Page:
Jasper Johns
Occupationartist & sculptor

Jasper Johns, Jr. (born May 15, 1930) is an American contemporary artist who works primarily in painting and printmaking.


Born in Augusta, Georgia, Jasper Johns spent his early life in Allendale, South Carolina with his paternal grandparents after his parents' marriage failed. He then spent a year living with his mother in Columbia, South Carolina and thereafter he spent several years living with his aunt Gladys in Lake Murray, South Carolina, twenty-two miles from Columbia. He completed high school in Sumter, South Carolina, where he once again lived with his mother.[1] Recounting this period in his life, he says, "In the place where I was a child, there were no artists and there was no art, so I really didn't know what that meant. I think I thought it meant that I would be in a situation different than the one that I was in." He began drawing when he was three and has continued doing art ever since.[2]

Johns studied at the University of South Carolina from 1947 to 1948, a total of three semesters.[3] He then moved to New York City and studied briefly at the Parsons School of Design in 1949.[3] In 1952 and 1953 he was stationed in Sendai, Japan during the Korean War.[3]

In 1954, after returning to New York, Johns met Robert Rauschenberg and they became long term lovers. They used to live in the same building as Rachel Rosenthal also an artist.[4][5][6] In the same period he was strongly influenced by the gay couple Merce Cunningham (a choreographer) and John Cage (a composer).[7][8] Working together they explored the contemporary art scene, and began developing their ideas on art. In 1958, gallery owner Leo Castelli discovered Johns while visiting Rauschenberg's studio.[3] Castelli gave him his first solo show. It was here that Alfred Barr, the founding director of New York's Museum of Modern Art, purchased four works from his exhibition.[2] In 1963, Johns and Cage founded Foundation for Contemporary Performance Arts, now known as Foundation for Contemporary Arts in New York City.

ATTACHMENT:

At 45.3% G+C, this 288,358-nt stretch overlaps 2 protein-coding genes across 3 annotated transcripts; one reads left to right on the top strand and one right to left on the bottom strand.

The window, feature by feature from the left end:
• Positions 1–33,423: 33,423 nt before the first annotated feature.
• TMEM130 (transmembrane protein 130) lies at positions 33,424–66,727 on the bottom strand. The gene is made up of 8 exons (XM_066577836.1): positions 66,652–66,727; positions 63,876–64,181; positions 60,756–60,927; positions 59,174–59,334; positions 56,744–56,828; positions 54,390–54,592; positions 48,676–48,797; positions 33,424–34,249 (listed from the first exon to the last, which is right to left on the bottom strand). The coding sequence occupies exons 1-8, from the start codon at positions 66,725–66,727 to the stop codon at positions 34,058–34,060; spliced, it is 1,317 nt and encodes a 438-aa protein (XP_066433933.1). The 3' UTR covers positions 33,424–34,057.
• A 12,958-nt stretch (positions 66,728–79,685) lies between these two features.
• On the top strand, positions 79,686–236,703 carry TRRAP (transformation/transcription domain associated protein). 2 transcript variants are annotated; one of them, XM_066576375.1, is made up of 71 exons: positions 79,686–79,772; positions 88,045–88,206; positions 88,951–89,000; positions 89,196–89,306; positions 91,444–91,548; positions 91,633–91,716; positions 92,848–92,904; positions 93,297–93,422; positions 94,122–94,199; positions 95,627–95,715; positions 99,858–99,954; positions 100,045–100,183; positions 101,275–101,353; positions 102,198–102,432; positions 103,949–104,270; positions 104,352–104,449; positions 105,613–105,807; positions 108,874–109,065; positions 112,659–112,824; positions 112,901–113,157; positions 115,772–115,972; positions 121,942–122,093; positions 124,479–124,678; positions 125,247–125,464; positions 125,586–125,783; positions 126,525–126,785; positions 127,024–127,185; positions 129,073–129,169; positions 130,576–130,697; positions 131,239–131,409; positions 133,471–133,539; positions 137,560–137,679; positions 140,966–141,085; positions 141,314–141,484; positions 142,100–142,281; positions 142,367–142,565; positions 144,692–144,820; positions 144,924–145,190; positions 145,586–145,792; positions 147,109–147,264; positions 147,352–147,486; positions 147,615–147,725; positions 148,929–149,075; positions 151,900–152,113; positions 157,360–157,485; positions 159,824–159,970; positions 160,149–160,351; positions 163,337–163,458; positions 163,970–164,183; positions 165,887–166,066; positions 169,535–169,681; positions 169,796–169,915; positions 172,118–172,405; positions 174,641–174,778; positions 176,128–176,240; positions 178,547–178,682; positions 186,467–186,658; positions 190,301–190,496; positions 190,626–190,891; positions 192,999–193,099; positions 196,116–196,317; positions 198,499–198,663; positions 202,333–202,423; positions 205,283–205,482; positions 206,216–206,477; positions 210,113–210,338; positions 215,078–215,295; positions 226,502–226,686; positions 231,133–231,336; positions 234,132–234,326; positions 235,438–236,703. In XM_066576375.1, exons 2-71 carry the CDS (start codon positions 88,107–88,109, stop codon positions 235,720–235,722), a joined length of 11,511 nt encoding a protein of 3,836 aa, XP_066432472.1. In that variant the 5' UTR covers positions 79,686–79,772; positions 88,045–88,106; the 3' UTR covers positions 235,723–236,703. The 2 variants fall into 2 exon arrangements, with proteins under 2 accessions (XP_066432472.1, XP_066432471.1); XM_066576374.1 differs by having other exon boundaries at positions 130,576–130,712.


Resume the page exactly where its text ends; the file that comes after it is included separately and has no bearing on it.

Johns currently lives in Sharon, Connecticut and the Island of Saint Martin.[9] Until 2012, he lived in a rustic 1930s farmhouse with a glass-walled studio in Stony Point, New York for close to three decades. He first began visiting St. Martin in the late 1960s and bought the property there in 1972. The architect Philip Johnson is the principal designer of his home, a long, white, rectangular structure divided into three distinct sections.[10]



Johns is best known for his painting Flag (1954–55), which he painted after having a dream of the American flag. His work is often described as a Neo-Dadaist, as opposed to pop art, even though his subject matter often includes images and objects from popular culture. Still, many compilations on pop art include Jasper Johns as a pop artist because of his artistic use of classical iconography.